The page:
One of the manual steps that can(and in my opinion should) be automated is the server bootstrapping process.  The Rancher web interface allows users to add hosts across different cloud providers (AWS, Azure, GCE, etc) and importantly the ability to add a custom host.  This custom host registration is the piece that allows us to automate the host addition process by exposing a registration token via the Rancher API.  One important thing to note if you are going to be adding hosts automatically is that you will need to actually create the entries necessary in the environment that you bootstrap servers to.  So for example, if you create a new environment you will either need to programatically hit the API or in the web interface navigate to Infrastructure -> Add Host to populate the necessary tokens and entries.

Once you have populated the API with the values needed, you will need to create an API token to allow the server(s) that are bootstrapping to connect to the Rancher server to add themselves.  If you haven’t done this before, in the environment you’d like to allow access to navigate to API -> Add Environment API Key -> name it and make a note of key that gets generated.

rancher api

That’s pretty much all of the prep work you need to do to your Rancher environment for this method to work.  The next step is to make a script to bootstrap a server when it gets created.  The logic for this bootstrap process can be boiled down to the following snippet.


INTERNAL_IP=$(ip add show eth0 | awk '/inet/ {print $2}' | cut -d/ -f1 | head -1)

RANCHER_URL=$(curl -su $TOKEN $SERVER/v1/registrationtokens?projectId=$PROJID | head -1 | grep -nhoe 'registrationUrl[^},]*}' | egrep -hoe 'https?:.*[^"}]')

docker run \
  -e CATTLE_HOST_LABELS='your=label' \
  -d --privileged --name rancher-bootstrap \
  -v /var/run/docker.sock:/var/run/docker.sock \
  rancher/agent:$AGENT_VER $RANCHER_URL

The script is pretty straight forward.  It attempts to gather the internal IP address of the server being created, so that it can add it to the Rancher environment with a unique name.  Note that there are a number of variables that need to get set to reflect.   One that uses the DNS name of the Rancher server, one for the token that was generated in the step above and one for the project ID, which can be found by navigating to the Environment and then looking at the URL for /env/xxxx.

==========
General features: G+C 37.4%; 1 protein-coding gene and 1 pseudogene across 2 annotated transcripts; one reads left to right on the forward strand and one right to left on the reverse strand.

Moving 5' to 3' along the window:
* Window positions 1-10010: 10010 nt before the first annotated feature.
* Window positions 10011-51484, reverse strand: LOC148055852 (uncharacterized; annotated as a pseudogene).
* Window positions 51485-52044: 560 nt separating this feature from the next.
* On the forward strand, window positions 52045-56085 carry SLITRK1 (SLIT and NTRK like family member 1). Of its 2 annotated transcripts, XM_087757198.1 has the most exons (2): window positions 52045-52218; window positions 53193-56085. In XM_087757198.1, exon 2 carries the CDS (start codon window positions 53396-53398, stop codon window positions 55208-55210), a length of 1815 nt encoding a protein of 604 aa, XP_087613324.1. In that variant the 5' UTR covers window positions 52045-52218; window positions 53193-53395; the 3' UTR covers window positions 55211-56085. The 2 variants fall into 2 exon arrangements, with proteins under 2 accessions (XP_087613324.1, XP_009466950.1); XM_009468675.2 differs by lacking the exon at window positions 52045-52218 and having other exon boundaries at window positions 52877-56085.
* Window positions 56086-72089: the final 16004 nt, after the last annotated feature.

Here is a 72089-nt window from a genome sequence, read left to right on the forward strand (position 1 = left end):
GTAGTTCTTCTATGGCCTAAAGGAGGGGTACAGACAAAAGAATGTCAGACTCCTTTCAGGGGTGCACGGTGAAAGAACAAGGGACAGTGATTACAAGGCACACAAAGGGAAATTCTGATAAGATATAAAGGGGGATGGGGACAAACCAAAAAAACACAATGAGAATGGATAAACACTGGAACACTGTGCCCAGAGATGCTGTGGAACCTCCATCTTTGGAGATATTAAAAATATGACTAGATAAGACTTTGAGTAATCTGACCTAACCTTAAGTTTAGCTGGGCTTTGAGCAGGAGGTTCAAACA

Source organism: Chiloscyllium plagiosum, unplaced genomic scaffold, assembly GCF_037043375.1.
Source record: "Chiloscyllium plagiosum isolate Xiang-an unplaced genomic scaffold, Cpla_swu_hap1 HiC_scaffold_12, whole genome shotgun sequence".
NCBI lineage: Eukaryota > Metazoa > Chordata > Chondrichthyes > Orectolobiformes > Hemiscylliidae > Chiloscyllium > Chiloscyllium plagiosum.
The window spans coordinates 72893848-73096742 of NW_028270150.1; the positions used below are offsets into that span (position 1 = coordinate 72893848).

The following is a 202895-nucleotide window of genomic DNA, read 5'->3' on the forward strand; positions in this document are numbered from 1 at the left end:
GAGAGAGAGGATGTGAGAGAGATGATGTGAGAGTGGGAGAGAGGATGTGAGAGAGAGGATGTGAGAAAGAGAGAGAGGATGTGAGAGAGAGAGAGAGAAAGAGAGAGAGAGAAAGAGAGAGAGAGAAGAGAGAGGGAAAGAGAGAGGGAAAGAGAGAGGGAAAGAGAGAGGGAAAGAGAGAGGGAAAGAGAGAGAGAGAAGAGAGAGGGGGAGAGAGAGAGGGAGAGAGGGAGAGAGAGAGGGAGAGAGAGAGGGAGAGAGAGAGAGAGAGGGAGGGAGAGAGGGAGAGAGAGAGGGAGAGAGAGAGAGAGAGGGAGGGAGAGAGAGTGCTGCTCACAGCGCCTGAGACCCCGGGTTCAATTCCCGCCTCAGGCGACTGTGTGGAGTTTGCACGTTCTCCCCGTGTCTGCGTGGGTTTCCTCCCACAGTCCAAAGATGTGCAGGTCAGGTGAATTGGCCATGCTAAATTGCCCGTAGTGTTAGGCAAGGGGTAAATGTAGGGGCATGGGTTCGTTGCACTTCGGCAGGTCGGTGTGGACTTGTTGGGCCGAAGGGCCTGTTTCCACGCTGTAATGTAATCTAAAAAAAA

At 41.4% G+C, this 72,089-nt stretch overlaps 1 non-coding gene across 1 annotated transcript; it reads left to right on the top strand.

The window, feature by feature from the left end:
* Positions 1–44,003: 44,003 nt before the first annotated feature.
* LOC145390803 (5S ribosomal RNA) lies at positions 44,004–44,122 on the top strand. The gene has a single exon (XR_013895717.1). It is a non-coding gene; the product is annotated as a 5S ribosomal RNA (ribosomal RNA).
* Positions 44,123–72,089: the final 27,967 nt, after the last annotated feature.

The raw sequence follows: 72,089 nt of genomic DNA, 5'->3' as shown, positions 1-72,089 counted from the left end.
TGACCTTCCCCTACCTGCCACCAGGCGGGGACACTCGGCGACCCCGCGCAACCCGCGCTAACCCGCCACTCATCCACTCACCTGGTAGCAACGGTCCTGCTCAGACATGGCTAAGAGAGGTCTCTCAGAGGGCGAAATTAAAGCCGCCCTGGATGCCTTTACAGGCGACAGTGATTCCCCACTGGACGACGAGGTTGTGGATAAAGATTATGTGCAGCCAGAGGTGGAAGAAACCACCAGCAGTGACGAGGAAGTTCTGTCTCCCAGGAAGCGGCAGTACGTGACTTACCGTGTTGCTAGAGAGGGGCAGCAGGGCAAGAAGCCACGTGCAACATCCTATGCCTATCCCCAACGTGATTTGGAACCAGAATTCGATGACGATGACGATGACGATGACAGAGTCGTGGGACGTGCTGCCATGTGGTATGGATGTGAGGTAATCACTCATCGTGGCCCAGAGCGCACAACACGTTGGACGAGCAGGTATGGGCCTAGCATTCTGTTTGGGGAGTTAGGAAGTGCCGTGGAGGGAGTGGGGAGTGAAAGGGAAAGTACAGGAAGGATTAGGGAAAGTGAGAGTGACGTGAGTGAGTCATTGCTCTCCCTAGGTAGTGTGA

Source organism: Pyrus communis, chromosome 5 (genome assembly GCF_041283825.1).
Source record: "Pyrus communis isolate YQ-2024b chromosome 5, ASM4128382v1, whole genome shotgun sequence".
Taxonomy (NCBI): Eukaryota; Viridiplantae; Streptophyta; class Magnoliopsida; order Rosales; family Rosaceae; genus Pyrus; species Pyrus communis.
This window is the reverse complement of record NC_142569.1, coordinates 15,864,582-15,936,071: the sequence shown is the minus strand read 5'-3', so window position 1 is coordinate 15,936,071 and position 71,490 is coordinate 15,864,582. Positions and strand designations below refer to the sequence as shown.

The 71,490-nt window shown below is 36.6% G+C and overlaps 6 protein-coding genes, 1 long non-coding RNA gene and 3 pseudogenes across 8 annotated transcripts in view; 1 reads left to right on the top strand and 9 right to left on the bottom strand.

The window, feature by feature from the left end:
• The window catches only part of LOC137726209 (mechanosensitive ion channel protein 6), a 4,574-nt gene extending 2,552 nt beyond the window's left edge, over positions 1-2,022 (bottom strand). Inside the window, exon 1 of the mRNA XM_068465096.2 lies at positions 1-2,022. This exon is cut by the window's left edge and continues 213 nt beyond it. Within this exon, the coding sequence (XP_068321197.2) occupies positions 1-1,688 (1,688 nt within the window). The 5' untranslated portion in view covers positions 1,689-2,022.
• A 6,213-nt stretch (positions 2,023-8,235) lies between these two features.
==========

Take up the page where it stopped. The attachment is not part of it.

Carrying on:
After we have all the needed information and updated the script, we can curl the Rancher server (this won’t work if you didn’t populate the API in the steps above or if your keys are invalide) with the registration token.  Finally, start a docker container with the agent version set (check your Rancher server version and match to that) along with the URL obtained from the curl command.

The final step is to get the script to run when the server is provisioned.  There are many ways to do this and this step will vary depending a number of different factors,  but in this post I am using Cloud-init for CoreOS on AWS.  Cloud-init is used to inject the script into the server and then create a systemd service to run the script the first time the server boots and use the result of the script to run the Rancher agent which allows the server to be picked up by the Rancher server and its environment.

Here is the logic to run the script when the server is booted.


  - name: rancher-agent.service
    command: start
    content: |
      Description=Rancher Agent


The full version of the cloud-init file can be found here.

After you provision your server and give it a minute to warm up and run the script, check your Rancher environment to see if your server has popped up.  If it hasn’t, the first place to start looking is on the server itself that was just created.  Run docker logs -f rancher-agent to get information about what went wrong.  Usually the problem is pretty obvious.

A brand new server looks something like this.

bootstrapped server

I typically use Terraform to provision these servers but I feel like covering Terraform here is a little bit out of scope.  You can image some really interesting possibilities with auto scaling groups and load balancers that can come and go as your environment changes, one of the beauties of disposable infrastructure as well as infrastructure as code.

If you are interested in seeing how this Rancher bootstrap process fits in with Terraform let me know and I’ll take a stab at writing up a little piece on how to get it working.